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The Flat Freak
by [?]

Some time ago a Sub-Tropical Dinner was given by some South African millionaire. I forget his name; and so, very likely, does he. The humour of this was so subtle and haunting that it has been imitated by another millionaire, who has given a North Pole Dinner in a grand hotel, on which he managed to spend gigantic sums of money. I do not know how he did it; perhaps they had silver for snow and great sapphires for lumps of ice. Anyhow, it seems to have cost rather more to bring the Pole to London than to take Peary to the Pole. All this, one would say, does not concern us. We do not want to go to the Pole–or to the hotel. I, for one, cannot imagine which would be the more dreary and disgusting– the real North Pole or the sham one. But as a mere matter of psychology (that merry pastime) there is a question that is not unentertaining.

Why is it that all this scheme of ice and snow leaves us cold? Why is it that you and I feel that we would (on the whole) rather spend the evening with two or three stable boys in a pot-house than take part in that pallid and Arctic joke? Why does the modern millionaire’s jest–bore a man to death with the mere thought of it? That it does bore a man to death I take for granted, and shall do so until somebody writes to me in cold ink and tells me that he really thinks it funny.

Now, it is not a sufficient explanation to say that the joke is silly. All jokes are silly; that is what they are for. If you ask some sincere and elemental person, a woman, for instance, what she thinks of a good sentence from Dickens, she will say that it is “too silly.” When Mr. Weller, senior, assured Mr. Weller, junior, that “circumvented” was “a more tenderer word” than “circumscribed,” the remark was at least as silly as it was sublime. It is vain, then, to object to “senseless jokes.” The very definition of a joke is that it need have no sense; except that one wild and supernatural sense which we call the sense of humour. Humour is meant, in a literal sense, to make game of man; that is, to dethrone him from his official dignity and hunt him like game. It is meant to remind us human beings that we have things about us as ungainly and ludicrous as the nose of the elephant or the neck of the giraffe. If laughter does not touch a sort of fundamental folly, it does not do its duty in bringing us back to an enormous and original simplicity. Nothing has been worse than the modern notion that a clever man can make a joke without taking part in it; without sharing in the general absurdity that such a situation creates. It is unpardonable conceit not to laugh at your own jokes. Joking is undignified; that is why it is so good for one’s soul. Do not fancy you can be a detached wit and avoid being a buffoon; you cannot. If you are the Court Jester you must be the Court Fool.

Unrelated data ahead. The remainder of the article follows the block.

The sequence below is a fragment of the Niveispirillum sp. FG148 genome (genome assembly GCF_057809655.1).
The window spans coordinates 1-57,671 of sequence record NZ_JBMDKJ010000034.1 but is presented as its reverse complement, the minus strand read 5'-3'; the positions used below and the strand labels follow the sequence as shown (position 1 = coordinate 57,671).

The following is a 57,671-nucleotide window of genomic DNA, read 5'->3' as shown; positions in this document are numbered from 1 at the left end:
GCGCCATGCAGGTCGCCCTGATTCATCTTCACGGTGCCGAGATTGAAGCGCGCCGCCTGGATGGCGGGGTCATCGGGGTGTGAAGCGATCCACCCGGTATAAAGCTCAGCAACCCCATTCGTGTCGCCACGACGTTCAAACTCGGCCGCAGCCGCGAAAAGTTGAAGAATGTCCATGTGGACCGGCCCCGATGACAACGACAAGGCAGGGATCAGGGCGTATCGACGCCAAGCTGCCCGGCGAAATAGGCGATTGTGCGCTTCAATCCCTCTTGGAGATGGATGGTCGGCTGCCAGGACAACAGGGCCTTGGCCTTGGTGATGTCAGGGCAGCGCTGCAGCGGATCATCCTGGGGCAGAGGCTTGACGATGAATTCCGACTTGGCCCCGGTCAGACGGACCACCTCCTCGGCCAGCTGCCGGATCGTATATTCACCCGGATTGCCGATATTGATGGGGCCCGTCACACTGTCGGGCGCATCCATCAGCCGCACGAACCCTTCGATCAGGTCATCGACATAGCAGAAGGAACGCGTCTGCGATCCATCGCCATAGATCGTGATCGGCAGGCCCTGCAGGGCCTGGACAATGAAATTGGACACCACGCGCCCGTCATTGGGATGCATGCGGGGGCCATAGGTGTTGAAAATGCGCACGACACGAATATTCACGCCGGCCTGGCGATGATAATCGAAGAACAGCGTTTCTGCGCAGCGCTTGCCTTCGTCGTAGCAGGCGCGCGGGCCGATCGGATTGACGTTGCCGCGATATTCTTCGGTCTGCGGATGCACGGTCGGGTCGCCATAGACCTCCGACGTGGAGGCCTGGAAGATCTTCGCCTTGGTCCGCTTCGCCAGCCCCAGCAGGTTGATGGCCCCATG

Whatever it is, therefore, that wearies us in these wealthy jokes (like the North Pole Dinner) it is not merely that men make fools of themselves. When Dickens described Mr. Chuckster, Dickens was, strictly speaking, making a fool of himself; for he was making a fool out of himself. And every kind of real lark, from acting a charade to making a pun, does consist in restraining one’s nine hundred and ninety-nine serious selves and letting the fool loose. The dullness of the millionaire joke is much deeper. It is not silly at all; it is solely stupid. It does not consist of ingenuity limited, but merely of inanity expanded. There is considerable difference between a wit making a fool of himself and a fool making a wit of himself.